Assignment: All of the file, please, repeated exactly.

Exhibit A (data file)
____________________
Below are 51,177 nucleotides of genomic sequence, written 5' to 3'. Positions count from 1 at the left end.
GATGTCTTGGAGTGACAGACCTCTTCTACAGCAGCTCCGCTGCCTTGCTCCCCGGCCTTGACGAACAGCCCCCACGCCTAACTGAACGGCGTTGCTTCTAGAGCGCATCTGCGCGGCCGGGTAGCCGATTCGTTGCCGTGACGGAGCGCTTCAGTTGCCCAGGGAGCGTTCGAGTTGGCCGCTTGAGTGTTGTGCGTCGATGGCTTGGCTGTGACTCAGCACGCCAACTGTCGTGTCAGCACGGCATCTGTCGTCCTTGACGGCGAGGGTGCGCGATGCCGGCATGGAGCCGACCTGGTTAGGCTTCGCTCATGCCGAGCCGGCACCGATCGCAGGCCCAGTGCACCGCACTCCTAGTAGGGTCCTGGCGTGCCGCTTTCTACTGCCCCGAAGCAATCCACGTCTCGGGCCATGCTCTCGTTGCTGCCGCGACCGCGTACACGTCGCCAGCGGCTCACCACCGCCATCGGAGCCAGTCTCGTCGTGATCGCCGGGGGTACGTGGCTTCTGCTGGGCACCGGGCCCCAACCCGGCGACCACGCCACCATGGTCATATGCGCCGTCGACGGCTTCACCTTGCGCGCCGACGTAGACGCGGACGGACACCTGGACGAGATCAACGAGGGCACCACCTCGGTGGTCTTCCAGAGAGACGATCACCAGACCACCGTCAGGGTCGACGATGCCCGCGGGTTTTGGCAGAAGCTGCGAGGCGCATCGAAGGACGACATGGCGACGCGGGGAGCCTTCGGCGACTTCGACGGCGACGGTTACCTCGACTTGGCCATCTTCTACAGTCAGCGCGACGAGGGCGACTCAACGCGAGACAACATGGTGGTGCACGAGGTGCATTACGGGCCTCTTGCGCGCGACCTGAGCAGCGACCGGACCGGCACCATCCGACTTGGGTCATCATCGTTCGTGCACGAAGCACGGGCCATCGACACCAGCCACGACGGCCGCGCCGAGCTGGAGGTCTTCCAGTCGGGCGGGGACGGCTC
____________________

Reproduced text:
Below are 51,177 nucleotides of genomic sequence, written 5' to 3'. Positions count from 1 at the left end.
GATGTCTTGGAGTGACAGACCTCTTCTACAGCAGCTCCGCTGCCTTGCTCCCCGGCCTTGACGAACAGCCCCCACGCCTAACTGAACGGCGTTGCTTCTAGAGCGCATCTGCGCGGCCGGGTAGCCGATTCGTTGCCGTGACGGAGCGCTTCAGTTGCCCAGGGAGCGTTCGAGTTGGCCGCTTGAGTGTTGTGCGTCGATGGCTTGGCTGTGACTCAGCACGCCAACTGTCGTGTCAGCACGGCATCTGTCGTCCTTGACGGCGAGGGTGCGCGATGCCGGCATGGAGCCGACCTGGTTAGGCTTCGCTCATGCCGAGCCGGCACCGATCGCAGGCCCAGTGCACCGCACTCCTAGTAGGGTCCTGGCGTGCCGCTTTCTACTGCCCCGAAGCAATCCACGTCTCGGGCCATGCTCTCGTTGCTGCCGCGACCGCGTACACGTCGCCAGCGGCTCACCACCGCCATCGGAGCCAGTCTCGTCGTGATCGCCGGGGGTACGTGGCTTCTGCTGGGCACCGGGCCCCAACCCGGCGACCACGCCACCATGGTCATATGCGCCGTCGACGGCTTCACCTTGCGCGCCGACGTAGACGCGGACGGACACCTGGACGAGATCAACGAGGGCACCACCTCGGTGGTCTTCCAGAGAGACGATCACCAGACCACCGTCAGGGTCGACGATGCCCGCGGGTTTTGGCAGAAGCTGCGAGGCGCATCGAAGGACGACATGGCGACGCGGGGAGCCTTCGGCGACTTCGACGGCGACGGTTACCTCGACTTGGCCATCTTCTACAGTCAGCGCGACGAGGGCGACTCAACGCGAGACAACATGGTGGTGCACGAGGTGCATTACGGGCCTCTTGCGCGCGACCTGAGCAGCGACCGGACCGGCACCATCCGACTTGGGTCATCATCGTTCGTGCACGAAGCACGGGCCATCGACACCAGCCACGACGGCCGCGCCGAGCTGGAGGTCTTCCAGTCGGGCGGGGACGGCTC